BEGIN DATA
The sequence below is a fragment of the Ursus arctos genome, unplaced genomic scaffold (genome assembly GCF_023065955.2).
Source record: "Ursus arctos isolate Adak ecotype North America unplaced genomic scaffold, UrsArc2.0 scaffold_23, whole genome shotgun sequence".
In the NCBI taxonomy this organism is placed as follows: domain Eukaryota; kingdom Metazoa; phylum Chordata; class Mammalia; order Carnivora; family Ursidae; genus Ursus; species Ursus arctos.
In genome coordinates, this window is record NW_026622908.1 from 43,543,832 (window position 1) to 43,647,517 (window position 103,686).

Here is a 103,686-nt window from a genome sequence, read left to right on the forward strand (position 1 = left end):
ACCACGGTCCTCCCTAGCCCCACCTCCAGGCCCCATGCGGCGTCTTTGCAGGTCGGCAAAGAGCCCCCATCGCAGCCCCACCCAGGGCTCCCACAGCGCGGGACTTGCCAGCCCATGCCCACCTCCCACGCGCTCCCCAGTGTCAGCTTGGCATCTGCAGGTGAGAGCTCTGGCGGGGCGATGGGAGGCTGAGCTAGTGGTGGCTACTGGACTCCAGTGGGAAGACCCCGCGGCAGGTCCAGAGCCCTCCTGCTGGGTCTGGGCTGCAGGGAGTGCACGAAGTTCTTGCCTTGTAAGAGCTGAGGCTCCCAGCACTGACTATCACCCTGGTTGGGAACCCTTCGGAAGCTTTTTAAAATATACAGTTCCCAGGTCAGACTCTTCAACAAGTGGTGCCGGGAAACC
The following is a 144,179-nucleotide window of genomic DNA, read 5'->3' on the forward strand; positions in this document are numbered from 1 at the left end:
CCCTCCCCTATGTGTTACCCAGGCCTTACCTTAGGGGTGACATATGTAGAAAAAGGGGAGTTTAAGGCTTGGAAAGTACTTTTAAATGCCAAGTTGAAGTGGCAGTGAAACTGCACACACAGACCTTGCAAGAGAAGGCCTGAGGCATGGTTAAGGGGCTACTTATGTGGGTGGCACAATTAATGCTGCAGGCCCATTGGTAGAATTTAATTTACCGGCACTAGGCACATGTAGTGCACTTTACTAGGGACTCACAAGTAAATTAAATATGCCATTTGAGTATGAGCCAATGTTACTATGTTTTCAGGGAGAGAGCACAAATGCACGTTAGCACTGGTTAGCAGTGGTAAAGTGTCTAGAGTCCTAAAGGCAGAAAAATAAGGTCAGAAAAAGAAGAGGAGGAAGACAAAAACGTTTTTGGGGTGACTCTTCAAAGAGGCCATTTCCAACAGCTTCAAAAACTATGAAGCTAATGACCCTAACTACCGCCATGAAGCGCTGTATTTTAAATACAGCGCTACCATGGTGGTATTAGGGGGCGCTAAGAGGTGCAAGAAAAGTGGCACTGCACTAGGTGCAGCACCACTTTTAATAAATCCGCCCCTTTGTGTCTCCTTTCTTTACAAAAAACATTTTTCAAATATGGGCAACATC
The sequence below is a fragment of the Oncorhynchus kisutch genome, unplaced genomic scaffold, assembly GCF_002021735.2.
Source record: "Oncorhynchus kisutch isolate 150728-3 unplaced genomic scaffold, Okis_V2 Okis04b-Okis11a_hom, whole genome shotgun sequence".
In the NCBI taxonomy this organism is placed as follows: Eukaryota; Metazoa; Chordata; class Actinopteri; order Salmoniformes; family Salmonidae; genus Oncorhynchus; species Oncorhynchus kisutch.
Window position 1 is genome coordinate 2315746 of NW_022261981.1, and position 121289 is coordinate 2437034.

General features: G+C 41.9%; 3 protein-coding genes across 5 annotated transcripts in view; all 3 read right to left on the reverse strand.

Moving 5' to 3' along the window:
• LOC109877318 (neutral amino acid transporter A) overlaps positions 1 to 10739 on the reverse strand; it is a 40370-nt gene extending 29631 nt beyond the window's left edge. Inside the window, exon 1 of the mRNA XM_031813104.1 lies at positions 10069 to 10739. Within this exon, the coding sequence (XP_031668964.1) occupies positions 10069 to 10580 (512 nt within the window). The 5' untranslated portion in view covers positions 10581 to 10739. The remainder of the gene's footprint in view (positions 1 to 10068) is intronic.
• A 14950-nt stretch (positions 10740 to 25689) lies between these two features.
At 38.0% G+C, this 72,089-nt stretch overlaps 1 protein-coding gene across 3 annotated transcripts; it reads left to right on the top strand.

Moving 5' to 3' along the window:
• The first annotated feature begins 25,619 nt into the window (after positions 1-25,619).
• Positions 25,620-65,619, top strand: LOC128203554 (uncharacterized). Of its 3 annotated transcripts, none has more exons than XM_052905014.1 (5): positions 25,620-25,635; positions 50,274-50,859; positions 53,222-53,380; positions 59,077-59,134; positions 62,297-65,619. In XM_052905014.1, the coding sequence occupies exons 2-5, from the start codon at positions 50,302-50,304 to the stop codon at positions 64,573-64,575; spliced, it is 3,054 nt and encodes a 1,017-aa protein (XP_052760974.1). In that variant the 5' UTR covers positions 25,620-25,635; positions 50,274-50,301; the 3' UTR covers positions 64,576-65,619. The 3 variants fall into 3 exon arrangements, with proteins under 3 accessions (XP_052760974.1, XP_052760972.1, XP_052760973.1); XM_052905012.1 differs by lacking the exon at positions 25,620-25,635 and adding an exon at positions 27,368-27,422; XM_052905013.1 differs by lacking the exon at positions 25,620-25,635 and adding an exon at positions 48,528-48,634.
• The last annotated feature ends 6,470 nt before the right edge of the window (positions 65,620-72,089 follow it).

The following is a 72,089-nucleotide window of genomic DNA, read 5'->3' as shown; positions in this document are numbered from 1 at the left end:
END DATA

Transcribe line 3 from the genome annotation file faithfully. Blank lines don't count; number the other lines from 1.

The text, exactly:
In the NCBI taxonomy this organism is placed as follows: domain Eukaryota; kingdom Metazoa; phylum Chordata; class Mammalia; order Carnivora; family Ursidae; genus Ursus; species Ursus arctos.